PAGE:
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dc.contributor.authorAssante, Gabriella
dc.contributor.authorChandrasekaran, Sriram
dc.contributor.authorNg, Stanley
dc.contributor.authorTourna, Aikaterini
dc.contributor.authorChung, Carolina H
dc.contributor.authorIsse, Kowsar A
dc.contributor.authorBanks, Jasmine L
dc.contributor.authorSoffientini, Ugo
dc.contributor.authorFilippi, Celine
dc.contributor.authorDhawan, Anil
dc.contributor.authorLiu, Mo
dc.contributor.authorRozen, Steven G
dc.contributor.authorHoare, Matthew
dc.contributor.authorCampbell, Peter
dc.contributor.authorBallard, J William O
dc.contributor.authorTurner, Nigel
dc.contributor.authorMorris, Margaret J
dc.contributor.authorChokshi, Shilpa
dc.contributor.authorYoungson, Neil A
dc.date.accessioned2022-06-29T19:44:59Z
dc.date.available2022-06-29T19:44:59Z
dc.date.issued2022-06-23
dc.date.submitted2021-08-10
dc.identifier.issn1756-994X
dc.identifier.others13073-022-01071-5
dc.identifier.other1071
dc.identifier.urihttps://www.repository.cam.ac.uk/handle/1810/338494
dc.descriptionFunder: foundation for liver research; doi: http://dx.doi.org/10.13039/501100000404
dc.descriptionFunder: Camille and Henry Dreyfus Foundation; doi: http://dx.doi.org/10.13039/100001082
dc.description.abstractBACKGROUND: The incidence of non-alcoholic fatty liver disease (NAFLD)-associated hepatocellular carcinoma (HCC) is increasing worldwide, but the steps in precancerous hepatocytes which lead to HCC driver mutations are not well understood. Here we provide evidence that metabolically driven histone hyperacetylation in steatotic hepatocytes can increase DNA damage to initiate carcinogenesis. METHODS: Global epigenetic state was assessed in liver samples from high-fat diet or high-fructose diet rodent models, as well as in cultured immortalized human hepatocytes (IHH cells). The mechanisms linking steatosis, histone acetylation and DNA damage were investigated by computational metabolic modelling as well as through manipulation of IHH cells with metabolic and epigenetic inhibitors. Chromatin immunoprecipitation and next-generation sequencing (ChIP-seq) and transcriptome (RNA-seq) analyses were performed on IHH cells. Mutation locations and patterns were compared between the IHH cell model and genome sequence data from preneoplastic fatty liver samples from patients with alcohol-related liver disease and NAFLD. RESULTS: Genome-wide histone acetylation was increased in steatotic livers of rodents fed high-fructose or high-fat diet. In vitro, steatosis relaxed chromatin and increased DNA damage marker γH2AX, which was reversed by inhibiting acetyl-CoA production. Steatosis-associated acetylation and γH2AX were enriched at gene clusters in telomere-proximal regions which contained HCC tumour suppressors in hepatocytes and human fatty livers. Regions of metabolically driven epigenetic change also had increased levels of DNA mutation in non-cancerous tissue from NAFLD and alcohol-related liver disease patients. Finally, genome-scale network modelling indicated that redox balance could be a key contributor to this mechanism. CONCLUSIONS: Abnormal histone hyperacetylation facilitates DNA damage in steatotic hepatocytes and is a potential initiating event in hepatocellular carcinogenesis.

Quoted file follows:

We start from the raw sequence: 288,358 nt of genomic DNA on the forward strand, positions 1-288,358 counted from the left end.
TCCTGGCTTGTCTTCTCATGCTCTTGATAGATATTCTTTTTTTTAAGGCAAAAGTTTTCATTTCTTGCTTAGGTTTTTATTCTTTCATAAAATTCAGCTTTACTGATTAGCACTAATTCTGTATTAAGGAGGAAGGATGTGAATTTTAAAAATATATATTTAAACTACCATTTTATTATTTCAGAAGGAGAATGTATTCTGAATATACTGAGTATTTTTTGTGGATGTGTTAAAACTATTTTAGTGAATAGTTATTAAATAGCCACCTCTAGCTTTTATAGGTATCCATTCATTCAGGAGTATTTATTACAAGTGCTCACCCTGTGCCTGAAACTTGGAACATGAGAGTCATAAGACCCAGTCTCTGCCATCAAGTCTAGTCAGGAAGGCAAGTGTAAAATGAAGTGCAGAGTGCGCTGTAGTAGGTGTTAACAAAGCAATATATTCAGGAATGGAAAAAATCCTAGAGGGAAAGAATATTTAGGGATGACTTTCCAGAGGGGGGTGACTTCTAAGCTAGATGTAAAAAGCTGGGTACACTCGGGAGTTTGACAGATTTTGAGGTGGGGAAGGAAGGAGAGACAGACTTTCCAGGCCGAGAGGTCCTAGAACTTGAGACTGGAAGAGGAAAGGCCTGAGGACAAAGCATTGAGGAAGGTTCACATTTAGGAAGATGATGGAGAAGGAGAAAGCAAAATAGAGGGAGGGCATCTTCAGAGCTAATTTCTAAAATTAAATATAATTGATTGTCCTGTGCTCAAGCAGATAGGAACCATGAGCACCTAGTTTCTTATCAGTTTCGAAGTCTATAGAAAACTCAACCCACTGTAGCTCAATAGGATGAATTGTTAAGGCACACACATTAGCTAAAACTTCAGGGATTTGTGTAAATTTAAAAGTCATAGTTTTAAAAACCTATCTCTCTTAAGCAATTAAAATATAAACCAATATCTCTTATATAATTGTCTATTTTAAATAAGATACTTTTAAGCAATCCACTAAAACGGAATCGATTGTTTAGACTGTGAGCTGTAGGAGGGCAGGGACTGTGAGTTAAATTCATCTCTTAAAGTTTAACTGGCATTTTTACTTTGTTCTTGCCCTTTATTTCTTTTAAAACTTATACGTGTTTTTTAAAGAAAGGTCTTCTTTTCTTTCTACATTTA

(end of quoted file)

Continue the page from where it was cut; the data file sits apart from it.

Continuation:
dc.languageen
dc.publisherSpringer Science and Business Media LLC
dc.subjectResearch
dc.subjectSteatosis
dc.subjectHistone acetylation
dc.subjectHepatocellular carcinoma
dc.subjectNAFLD
dc.subjectARLD
dc.subjectTelomerase
dc.titleAcetyl-CoA metabolism drives epigenome change and contributes to carcinogenesis risk in fatty liver disease.
dc.typeArticle
dc.date.updated2022-06-29T19:44:58Z
prism.issueIdentifier1
prism.publicationNameGenome Med
prism.volume14
dc.identifier.doi10.17863/CAM.85907
dcterms.dateAccepted2022-06-16
rioxxterms.versionofrecord10.1186/s13073-022-01071-5
rioxxterms.versionVoR
rioxxterms.licenseref.urihttp://creativecommons.org/licenses/by/4.0/
dc.contributor.orcidHoare, Matthew [0000-0001-5990-9604]
dc.identifier.eissn1756-994X
pubs.funder-project-idaustralian research council (DP190102555)
pubs.funder-project-idsingapore ministry of health via the duke-nus signature research programmes (MOH-000032/MOH-CIRG18may-0004)
pubs.funder-project-idNational Institute of Health (US) (R35 GM13779501)
pubs.funder-project-idCRUK-OHSU Project Award ((C52489/A29681))
pubs.funder-project-idCRUK Accelerator award to the HUNTER consortium ((C18873/A26813).)
cam.issuedOnline2022-06-23


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